Focusing on the new forms of disinformation, content that aims to memorialize Marcos are proliferating in social media platforms. One of the tactics identified in the study is not to build on an existing lie but to saturate the audience with all sorts of information to the point that it appears organic and untraceable to the Marcoses themselves. 

With no surprise it was revealed in 2020 that Bongbong Marcos, son of the late dictator, commissioned Cambridge Analytica to “rebrand” their family’s image on social media. The now-defunct British political consulting firm has been involved in the Facebook–Cambridge Analytica data scandal that led to the use of personal profiles to influence foreign elections.

Rise of another dictatorship

Manila Today

Ruling President Rodrigo Duterte who has been a notorious human rights violator himself has repeatedly expressed support for the Marcos family. 

We, in the advocacy research community, underline the direct hand of Duterte in the rose-tinted depiction of the Marcoses. It was Duterte in 2016 who allowed the body of the late dictator Marcos to be buried in the national “Heroes’ Cemetery.” It was also Duterte who signed into law a holiday memorializing Ferdinand Marcos. 

Today, we not only remember the 1972 martial law declaration but we support the Filipino people in their fight against another dictatorship. The ruling Duterte regime swept the country with thousands of killings under the drug war campaign together with brutal crackdowns against critics, silencing of truth-seekers, gross negligence in the pandemic response and an administration marred with corruption allegations. 

Akin to Marcos, Duterte has kept cronyism and patronage politics alive under his administration. Despite corruption allegations versus Duterte’s health minister and other cabinet members, they remain in power and sacred cows of the regime. The Philippine Health Minister was recently involved in the mishandling of  $3.34 billion worth of funds intended for COVID-19 response.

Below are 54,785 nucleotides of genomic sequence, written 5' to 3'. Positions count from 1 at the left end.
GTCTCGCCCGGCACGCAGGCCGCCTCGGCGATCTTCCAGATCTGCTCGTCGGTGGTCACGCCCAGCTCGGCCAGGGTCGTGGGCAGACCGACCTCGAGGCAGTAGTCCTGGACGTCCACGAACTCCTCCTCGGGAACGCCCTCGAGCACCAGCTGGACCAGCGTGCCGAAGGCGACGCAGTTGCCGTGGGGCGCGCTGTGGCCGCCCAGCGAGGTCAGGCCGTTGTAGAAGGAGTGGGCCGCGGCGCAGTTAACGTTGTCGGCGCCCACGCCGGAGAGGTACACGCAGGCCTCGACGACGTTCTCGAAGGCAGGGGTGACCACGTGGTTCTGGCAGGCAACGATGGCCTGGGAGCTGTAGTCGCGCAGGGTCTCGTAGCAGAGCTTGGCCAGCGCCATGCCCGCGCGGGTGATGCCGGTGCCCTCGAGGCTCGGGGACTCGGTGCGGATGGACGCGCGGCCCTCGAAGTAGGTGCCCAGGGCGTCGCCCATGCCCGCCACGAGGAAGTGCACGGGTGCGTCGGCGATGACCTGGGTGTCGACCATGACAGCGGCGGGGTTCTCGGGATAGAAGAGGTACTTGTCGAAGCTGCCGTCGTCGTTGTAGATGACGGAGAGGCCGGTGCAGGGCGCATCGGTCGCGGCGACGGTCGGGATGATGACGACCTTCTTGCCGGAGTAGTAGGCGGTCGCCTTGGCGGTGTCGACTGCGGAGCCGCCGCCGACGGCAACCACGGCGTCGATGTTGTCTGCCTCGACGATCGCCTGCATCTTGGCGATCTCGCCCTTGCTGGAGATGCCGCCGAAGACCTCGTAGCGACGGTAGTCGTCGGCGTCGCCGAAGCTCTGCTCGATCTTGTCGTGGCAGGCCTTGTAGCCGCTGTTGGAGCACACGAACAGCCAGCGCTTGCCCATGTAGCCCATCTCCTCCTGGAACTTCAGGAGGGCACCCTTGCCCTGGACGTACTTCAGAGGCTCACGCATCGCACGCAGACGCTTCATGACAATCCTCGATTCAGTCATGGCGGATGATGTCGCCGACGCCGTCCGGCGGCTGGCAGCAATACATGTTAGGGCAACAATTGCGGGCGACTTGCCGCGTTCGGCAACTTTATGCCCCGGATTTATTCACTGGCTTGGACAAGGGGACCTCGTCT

Cut from the same cloth as that of the late dictator, Duterte has made a name for himself as a tyrant responsible for the deaths and suffering of millions of people. 

APRN asserts that democracy is built on truths and that State sponsored attacks on the press, academe and activists are affronts to people’s rights. Moreover, the peddling of outright lies and disinformation by the Marcoses or any regime only serves their political agenda and violates State obligations to transparency and accountability. 

This offensive against the truth and history goes against our network’s core principles. The Network highlights the importance of evidence-based research by the people and for the people. It is essential that research and information serves the needs of citizens while underscoring their role in defending their rights, democracy and effecting social development. 

Therefore, we stand by the historians, journalists, academics, survivors of the dictatorship and advocacy groups who continue to remind tyrants that the Filipino people and peace loving peoples of the world never forget.

As a Network that advances people’s research, we align ourselves to those steadfast in protecting and promoting the truth. We believe that history should raise our commitment to people’s democracy, if not, our readiness to defend it. And, the only way to do that is if our collective memory is based on the truth.#